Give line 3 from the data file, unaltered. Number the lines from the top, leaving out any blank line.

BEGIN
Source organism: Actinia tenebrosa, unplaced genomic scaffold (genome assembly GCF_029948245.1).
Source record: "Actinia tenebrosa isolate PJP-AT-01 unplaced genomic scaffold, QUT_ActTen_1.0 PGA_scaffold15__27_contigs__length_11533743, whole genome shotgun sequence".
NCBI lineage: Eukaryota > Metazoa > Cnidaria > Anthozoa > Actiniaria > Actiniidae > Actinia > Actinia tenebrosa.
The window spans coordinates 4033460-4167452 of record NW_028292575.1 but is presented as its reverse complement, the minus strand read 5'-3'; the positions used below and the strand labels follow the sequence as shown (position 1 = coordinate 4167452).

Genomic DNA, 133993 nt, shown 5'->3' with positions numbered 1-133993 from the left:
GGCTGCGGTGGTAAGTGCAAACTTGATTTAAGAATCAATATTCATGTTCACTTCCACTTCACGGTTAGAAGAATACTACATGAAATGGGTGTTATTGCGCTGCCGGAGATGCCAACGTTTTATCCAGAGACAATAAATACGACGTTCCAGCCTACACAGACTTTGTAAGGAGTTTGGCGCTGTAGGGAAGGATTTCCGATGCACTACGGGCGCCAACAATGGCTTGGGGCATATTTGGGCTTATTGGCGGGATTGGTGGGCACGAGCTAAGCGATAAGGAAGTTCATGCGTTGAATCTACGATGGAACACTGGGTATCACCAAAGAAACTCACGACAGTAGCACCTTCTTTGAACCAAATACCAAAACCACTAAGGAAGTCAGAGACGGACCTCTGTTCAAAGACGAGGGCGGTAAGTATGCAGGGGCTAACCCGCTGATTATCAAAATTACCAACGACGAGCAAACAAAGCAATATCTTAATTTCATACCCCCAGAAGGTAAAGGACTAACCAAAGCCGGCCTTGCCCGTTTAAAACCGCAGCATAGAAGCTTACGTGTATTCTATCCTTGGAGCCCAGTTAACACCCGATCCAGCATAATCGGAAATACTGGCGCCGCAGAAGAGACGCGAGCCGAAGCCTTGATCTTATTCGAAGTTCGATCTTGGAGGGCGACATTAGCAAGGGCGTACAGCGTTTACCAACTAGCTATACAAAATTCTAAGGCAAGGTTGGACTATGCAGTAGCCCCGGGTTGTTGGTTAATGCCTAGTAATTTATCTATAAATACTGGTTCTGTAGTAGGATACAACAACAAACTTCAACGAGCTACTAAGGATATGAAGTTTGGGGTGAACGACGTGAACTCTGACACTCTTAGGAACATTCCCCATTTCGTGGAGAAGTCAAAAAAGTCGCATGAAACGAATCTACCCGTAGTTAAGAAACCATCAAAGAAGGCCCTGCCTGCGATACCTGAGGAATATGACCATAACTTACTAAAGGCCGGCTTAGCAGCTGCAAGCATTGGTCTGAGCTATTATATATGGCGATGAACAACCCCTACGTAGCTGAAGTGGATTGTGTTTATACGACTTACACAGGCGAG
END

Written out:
NCBI lineage: Eukaryota > Metazoa > Cnidaria > Anthozoa > Actiniaria > Actiniidae > Actinia > Actinia tenebrosa.